In other Sarah Palin news, via Washington Monthly, David Brooks has called the vice-presidential candidate “a fatal cancer to the Republican Party,” echoing my statement earlier today that if Republicans have any sense they’ll put Palin permanently out to pasture on November 5:

[Sarah Palin] represents a fatal cancer to the Republican party. When I first started in journalism, I worked at the National Review for Bill Buckley. And Buckley famously said he’d rather be ruled by the first 2,000 names in the Boston phone book than by the Harvard faculty. But he didn’t think those were the only two options. He thought it was important to have people on the conservative side who celebrated ideas, who celebrated learning. And his whole life was based on that, and that was also true for a lot of the other conservatives in the Reagan era. Reagan had an immense faith in the power of ideas. But there has been a counter, more populist tradition, which is not only to scorn liberal ideas but to scorn ideas entirely. And I’m afraid that Sarah Palin has those prejudices. I think President Bush has those prejudices.

Written by gerrycanavan

October 8, 2008 at 7:48 pm

Politics

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Unexpectedly busy day today, but I do have a few links.

* Anti-Obama racism comes to Roxbury, just one town over from my beloved Randolph.

* The Paulon bailout continues to take pretty heavy fire; you can find details and good analysis at Krugman’s blog, where he is taking a pretty hard line on the demand for a taxpayer equity stake in the companies we’ll be bailing out.

* And Glenn Greenwald takes the Brooksian dream of the Wise Old Men of Washington back out to the woodshed.

* Given that he is the Scourge of Lobbyists, it’s ironic that the person tapped to run McCain’s transition team lobbied for Freddie Mac just a few months ago.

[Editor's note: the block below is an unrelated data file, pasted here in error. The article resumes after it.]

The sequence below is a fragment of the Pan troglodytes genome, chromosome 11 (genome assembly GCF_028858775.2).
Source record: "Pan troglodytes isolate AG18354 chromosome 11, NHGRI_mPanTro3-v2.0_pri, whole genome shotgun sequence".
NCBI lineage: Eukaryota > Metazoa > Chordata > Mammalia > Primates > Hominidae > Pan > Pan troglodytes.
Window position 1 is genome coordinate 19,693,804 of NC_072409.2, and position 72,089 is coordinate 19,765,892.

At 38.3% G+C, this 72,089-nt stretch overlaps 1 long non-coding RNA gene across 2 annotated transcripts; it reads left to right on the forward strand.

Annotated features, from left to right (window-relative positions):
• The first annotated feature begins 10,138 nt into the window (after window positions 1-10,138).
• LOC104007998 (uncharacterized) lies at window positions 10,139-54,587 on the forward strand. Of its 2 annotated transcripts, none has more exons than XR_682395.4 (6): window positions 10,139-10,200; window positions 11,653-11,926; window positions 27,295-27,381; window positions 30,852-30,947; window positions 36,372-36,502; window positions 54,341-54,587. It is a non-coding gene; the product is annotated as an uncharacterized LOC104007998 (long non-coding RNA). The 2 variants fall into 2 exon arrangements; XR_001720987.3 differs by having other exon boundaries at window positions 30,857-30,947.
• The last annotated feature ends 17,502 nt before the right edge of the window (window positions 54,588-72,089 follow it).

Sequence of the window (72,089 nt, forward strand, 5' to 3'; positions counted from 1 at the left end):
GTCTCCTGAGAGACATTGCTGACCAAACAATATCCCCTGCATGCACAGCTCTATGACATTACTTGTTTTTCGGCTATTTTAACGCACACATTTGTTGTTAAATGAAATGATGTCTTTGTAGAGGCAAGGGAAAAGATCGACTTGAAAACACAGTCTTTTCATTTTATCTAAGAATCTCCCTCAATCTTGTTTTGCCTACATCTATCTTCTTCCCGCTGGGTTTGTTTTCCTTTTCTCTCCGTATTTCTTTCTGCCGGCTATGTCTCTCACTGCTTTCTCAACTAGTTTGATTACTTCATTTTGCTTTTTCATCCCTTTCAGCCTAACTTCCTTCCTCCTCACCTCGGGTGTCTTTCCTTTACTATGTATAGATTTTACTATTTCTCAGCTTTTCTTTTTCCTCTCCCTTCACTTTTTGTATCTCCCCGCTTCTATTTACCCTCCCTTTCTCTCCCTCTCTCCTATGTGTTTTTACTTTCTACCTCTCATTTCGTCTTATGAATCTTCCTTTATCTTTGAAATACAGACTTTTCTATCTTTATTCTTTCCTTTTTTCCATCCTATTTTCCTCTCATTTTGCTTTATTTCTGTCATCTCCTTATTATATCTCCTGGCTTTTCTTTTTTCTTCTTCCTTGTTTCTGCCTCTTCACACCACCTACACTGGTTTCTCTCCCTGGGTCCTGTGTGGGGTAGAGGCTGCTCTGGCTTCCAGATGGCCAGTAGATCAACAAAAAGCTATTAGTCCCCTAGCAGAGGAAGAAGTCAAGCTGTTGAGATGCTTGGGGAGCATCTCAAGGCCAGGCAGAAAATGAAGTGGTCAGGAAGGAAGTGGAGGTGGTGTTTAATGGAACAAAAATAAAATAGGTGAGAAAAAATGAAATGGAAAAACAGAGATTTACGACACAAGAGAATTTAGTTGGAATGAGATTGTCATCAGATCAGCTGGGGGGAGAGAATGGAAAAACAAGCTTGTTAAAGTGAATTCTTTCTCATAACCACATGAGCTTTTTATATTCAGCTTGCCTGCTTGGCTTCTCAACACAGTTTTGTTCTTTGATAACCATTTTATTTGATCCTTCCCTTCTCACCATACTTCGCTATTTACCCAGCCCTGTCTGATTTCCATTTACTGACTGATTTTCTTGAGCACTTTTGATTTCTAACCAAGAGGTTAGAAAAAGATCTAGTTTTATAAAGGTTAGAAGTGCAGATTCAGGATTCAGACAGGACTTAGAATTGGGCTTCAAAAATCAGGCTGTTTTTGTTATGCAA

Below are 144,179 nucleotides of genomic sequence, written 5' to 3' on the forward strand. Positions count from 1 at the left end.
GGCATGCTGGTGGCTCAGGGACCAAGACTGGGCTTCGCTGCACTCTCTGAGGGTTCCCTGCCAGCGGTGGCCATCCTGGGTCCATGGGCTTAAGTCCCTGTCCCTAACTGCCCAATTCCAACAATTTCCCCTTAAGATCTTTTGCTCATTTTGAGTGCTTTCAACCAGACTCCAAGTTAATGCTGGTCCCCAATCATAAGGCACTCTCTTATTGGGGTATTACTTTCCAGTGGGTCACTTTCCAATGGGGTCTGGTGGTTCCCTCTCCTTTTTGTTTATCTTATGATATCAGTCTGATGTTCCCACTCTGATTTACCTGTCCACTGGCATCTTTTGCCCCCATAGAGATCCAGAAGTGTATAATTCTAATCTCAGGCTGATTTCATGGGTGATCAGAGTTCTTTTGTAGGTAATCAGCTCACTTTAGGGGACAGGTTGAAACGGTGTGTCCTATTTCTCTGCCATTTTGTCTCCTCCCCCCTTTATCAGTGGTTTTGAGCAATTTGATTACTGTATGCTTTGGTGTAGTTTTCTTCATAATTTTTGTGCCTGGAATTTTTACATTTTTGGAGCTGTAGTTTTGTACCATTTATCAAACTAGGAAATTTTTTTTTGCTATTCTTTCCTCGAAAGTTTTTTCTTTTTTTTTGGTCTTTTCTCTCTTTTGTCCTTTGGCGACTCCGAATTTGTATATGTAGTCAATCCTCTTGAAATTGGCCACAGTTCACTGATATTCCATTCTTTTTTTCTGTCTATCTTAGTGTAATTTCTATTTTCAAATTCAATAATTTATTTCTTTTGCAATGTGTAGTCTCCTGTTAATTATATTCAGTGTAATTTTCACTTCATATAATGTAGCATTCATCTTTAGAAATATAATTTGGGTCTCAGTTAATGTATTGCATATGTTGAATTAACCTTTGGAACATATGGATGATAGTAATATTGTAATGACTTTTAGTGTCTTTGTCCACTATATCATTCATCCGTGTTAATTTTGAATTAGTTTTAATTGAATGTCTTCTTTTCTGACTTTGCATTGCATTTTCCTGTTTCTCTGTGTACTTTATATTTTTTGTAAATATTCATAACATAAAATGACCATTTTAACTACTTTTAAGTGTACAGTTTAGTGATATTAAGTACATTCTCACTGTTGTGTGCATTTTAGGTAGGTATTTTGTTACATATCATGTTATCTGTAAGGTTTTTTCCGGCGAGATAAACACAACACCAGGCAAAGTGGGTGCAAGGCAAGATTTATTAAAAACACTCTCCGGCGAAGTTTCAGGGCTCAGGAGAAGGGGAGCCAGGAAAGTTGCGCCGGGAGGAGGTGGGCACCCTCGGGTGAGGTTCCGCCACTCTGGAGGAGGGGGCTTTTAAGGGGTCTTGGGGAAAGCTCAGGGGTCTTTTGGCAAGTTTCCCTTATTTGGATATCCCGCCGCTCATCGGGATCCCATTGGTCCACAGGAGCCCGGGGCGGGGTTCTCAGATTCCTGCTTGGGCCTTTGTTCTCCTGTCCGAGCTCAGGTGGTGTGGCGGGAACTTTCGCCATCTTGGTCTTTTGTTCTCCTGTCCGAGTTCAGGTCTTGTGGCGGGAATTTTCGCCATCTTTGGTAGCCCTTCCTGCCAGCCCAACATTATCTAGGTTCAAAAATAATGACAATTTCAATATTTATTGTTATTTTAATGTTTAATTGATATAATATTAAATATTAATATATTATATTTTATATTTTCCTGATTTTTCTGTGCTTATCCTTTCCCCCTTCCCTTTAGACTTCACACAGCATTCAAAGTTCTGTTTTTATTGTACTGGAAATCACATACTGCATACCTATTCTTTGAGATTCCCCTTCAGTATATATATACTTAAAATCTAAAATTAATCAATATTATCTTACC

* And given his well-known penchant for Straight Talk it’s odd that McCain hasn’t given a press conference in 40 days.

* FiveThirtyEight has polling data showing that the debates may not move the polls very much after all. There’s also a new poll out showing Obama with a two-point lead in Florida, which has got to be an outlier.

Written by gerrycanavan

September 23, 2008 at 5:46 pm

David Brooks on the Culture of Debt

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The United States has been an affluent nation since its founding. But the country was, by and large, not corrupted by wealth. For centuries, it remained industrious, ambitious and frugal.

Over the past 30 years, much of that has been shredded. The social norms and institutions that encouraged frugality and spending what you earn have been undermined. The institutions that encourage debt and living for the moment have been strengthened. The country’s moral guardians are forever looking for decadence out of Hollywood and reality TV. But the most rampant decadence today is financial decadence, the trampling of decent norms about how to use and harness money.

I don’t usually agree with David Brooks, and like Kevin Drum I think it’s pretty likely that he and I wouldn’t agree at all on the solutions—but I have to say I think he’s mostly right about identifying a huge problem in the culture of debt in post-Fordist America. Still more, and charts!, from Ezra Klein.

Written by gerrycanavan

June 12, 2008 at 2:36 am